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UNITED STATES: The gilded Achilles heels of Uncle Sam
It is significant that, despite all the talk of the need for financial reform of the American system, candidates who actively promoted it did badly in the elections; the machines which oppose it are too powerful. The well-informed and reasonable Economist ran (November 11-17) a devastating commentary entitled "Selling America to the highest bidder", giving details: Democratic enthusiasts gave free cigarettes to the homeless people of Wisconsin ito persuade them to vote.
A startling insight into corruption came from John Loftus, a Boston Roman Catholic; lawyer and the darling of retired Florida Jews, who are building large Holocaust museums there. His book, notably The Unholy Trinity (ie, the Nazis, Swiss banks and the Catholic Church) enabled Nazi criminals to escape to the United States and Latin America and, with the help of bankers like the Rockefellers, to move their money around. His documentation, which he got despite the opposition of the government agencies involved, seems solid, He describes US Middle East policy as being motivated solely by a concern for oil, i.e., power and money (this omits many factors). The Bush family was deeply involved in the oil intrigues, and so to a lesser degree was that of Gore. Loftus turned up in Florida, where he addressed enthusiastic Jewish audiences. It looked as though his aim was to reinforce the belief of Democrats, notably Jews, that they should fight hidden corruption which was behind the whole political operation. It will admittedly be an indictment of the American system if Gore, who won more votes than Bush, should be the loser because of the strange American electoral rules.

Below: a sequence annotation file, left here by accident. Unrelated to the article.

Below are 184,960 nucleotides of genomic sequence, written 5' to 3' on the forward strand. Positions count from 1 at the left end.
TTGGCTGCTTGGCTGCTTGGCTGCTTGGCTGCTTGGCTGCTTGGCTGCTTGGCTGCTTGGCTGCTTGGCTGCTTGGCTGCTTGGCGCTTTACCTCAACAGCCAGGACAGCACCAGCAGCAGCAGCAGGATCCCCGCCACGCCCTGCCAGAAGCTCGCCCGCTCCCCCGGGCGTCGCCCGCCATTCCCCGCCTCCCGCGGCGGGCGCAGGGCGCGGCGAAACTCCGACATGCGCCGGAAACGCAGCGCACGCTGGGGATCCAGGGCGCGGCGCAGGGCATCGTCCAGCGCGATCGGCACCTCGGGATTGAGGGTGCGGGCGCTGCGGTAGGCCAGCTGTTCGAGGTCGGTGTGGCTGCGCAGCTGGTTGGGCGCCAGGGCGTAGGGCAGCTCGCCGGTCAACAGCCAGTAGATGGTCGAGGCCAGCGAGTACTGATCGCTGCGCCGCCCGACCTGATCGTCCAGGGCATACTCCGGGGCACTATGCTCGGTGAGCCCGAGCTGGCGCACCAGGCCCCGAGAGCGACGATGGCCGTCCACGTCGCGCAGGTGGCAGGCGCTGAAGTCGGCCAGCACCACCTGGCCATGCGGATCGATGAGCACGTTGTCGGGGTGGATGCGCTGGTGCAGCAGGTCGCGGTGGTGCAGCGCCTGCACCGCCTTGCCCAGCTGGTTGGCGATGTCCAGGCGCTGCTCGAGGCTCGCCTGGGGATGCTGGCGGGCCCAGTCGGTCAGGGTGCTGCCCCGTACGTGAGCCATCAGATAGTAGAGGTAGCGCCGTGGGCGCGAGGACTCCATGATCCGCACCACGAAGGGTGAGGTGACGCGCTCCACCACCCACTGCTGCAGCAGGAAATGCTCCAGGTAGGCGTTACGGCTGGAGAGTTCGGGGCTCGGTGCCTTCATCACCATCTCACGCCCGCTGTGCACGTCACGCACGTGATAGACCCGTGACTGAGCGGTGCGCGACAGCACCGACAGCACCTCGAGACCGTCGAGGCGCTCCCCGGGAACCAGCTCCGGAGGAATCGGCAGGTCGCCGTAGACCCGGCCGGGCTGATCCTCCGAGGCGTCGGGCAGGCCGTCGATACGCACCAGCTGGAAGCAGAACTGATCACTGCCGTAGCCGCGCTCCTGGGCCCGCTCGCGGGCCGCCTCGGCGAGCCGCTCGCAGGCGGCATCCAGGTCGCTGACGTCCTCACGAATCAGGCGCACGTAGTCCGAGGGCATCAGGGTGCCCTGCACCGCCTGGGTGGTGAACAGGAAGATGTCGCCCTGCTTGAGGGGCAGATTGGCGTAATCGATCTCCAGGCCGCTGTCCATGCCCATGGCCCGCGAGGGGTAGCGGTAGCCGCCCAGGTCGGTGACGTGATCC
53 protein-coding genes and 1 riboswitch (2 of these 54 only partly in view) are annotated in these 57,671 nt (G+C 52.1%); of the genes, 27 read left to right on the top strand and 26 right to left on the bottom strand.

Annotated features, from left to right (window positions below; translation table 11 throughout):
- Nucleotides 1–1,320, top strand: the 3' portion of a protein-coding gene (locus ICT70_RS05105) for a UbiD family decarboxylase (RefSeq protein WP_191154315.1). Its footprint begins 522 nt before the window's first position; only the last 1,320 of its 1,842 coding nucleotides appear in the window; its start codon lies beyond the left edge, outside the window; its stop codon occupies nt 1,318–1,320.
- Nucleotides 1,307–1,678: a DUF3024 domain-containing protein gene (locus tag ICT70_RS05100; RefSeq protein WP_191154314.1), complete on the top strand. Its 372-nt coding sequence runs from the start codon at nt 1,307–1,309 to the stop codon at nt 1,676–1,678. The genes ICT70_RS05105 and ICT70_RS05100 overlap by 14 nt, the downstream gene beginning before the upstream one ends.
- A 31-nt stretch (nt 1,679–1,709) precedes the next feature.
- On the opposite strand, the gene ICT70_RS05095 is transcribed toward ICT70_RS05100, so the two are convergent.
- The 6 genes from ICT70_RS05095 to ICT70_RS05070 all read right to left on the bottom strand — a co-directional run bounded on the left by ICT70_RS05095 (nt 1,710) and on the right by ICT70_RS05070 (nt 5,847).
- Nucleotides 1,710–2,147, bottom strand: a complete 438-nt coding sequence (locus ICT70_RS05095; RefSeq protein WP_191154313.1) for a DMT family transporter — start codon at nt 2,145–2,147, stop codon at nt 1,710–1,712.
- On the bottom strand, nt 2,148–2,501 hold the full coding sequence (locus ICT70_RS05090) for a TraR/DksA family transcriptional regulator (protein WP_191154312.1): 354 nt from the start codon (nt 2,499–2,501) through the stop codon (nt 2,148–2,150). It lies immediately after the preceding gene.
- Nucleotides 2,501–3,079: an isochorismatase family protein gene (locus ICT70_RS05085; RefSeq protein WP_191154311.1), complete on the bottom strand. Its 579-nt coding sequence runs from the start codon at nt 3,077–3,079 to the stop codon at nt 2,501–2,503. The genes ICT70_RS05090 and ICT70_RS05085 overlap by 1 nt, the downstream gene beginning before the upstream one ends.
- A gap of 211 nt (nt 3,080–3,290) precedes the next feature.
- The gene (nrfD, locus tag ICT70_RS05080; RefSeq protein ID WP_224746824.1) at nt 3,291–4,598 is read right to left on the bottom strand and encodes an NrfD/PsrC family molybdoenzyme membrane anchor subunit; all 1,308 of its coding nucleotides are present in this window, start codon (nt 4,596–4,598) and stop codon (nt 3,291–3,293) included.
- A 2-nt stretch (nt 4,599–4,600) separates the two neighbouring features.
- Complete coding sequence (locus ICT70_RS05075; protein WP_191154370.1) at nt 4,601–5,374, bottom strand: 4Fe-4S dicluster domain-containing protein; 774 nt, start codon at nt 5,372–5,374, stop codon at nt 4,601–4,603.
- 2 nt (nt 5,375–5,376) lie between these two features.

The American obsession with money hits universities, as was evident from an AP (November 19) article entitled "Survey: Salaries of private university presidents rising. Number earning more than $300,000 has doubled in 3 years". The highest salary ($ 655, 557) was earned by the president of the University of Pennsylvania, Judith Rodin, the first woman to run an Ivy League university. Patrick M. Callan of the National Center for Public Policy and Higher Education expressed the public concern at this development, as did Nannerl O. Keohane, president of Duke University. She was a lone voice among university presidents, who spend a considerable amount of time fighting the not unreasonable demands of workers, nurses and teaching assistants. That universities, which evolved from monasteries, should have been caught up in this mad gold rush reinforces the worldwide perception of the United States as obsessed with money and power, not a good image for the world leader.
The world was scandalized when a few years ago the Supreme Court opposed financial reform of elections on the grounds that money is a form of free speech. The explanation for this pronouncement is that Supreme Court justices are political appointees, and so are part of the system. In the Florida debacle it was strange to hear judges proclaiming that "the United States is a state of law." The law's an ass.
Ronald Hilton - 11/20/00